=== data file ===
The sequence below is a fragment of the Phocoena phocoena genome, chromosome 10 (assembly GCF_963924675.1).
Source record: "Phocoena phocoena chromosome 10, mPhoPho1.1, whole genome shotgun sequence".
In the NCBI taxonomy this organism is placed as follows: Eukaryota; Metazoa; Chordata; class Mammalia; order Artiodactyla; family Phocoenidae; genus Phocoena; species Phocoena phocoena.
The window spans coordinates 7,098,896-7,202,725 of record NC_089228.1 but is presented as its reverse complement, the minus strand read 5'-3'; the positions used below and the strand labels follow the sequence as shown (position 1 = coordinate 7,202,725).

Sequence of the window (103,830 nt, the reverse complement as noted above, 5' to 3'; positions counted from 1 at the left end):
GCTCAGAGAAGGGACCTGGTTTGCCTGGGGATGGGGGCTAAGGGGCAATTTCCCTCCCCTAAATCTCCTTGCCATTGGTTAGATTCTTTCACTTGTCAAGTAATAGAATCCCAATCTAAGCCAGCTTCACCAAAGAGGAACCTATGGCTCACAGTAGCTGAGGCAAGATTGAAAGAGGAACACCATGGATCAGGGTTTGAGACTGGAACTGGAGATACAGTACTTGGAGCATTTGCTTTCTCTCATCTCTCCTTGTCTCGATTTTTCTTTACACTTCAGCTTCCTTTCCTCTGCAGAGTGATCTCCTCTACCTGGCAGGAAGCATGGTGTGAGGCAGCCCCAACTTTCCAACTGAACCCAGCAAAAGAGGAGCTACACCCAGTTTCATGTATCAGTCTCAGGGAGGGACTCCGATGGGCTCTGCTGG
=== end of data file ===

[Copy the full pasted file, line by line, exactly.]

The sequence below is a fragment of the Phocoena phocoena genome, chromosome 10 (assembly GCF_963924675.1).
Source record: "Phocoena phocoena chromosome 10, mPhoPho1.1, whole genome shotgun sequence".
In the NCBI taxonomy this organism is placed as follows: Eukaryota; Metazoa; Chordata; class Mammalia; order Artiodactyla; family Phocoenidae; genus Phocoena; species Phocoena phocoena.
The window spans coordinates 7,098,896-7,202,725 of record NC_089228.1 but is presented as its reverse complement, the minus strand read 5'-3'; the positions used below and the strand labels follow the sequence as shown (position 1 = coordinate 7,202,725).

Sequence of the window (103,830 nt, the reverse complement as noted above, 5' to 3'; positions counted from 1 at the left end):
GCTCAGAGAAGGGACCTGGTTTGCCTGGGGATGGGGGCTAAGGGGCAATTTCCCTCCCCTAAATCTCCTTGCCATTGGTTAGATTCTTTCACTTGTCAAGTAATAGAATCCCAATCTAAGCCAGCTTCACCAAAGAGGAACCTATGGCTCACAGTAGCTGAGGCAAGATTGAAAGAGGAACACCATGGATCAGGGTTTGAGACTGGAACTGGAGATACAGTACTTGGAGCATTTGCTTTCTCTCATCTCTCCTTGTCTCGATTTTTCTTTACACTTCAGCTTCCTTTCCTCTGCAGAGTGATCTCCTCTACCTGGCAGGAAGCATGGTGTGAGGCAGCCCCAACTTTCCAACTGAACCCAGCAAAAGAGGAGCTACACCCAGTTTCATGTATCAGTCTCAGGGAGGGACTCCGATGGGCTCTGCTGG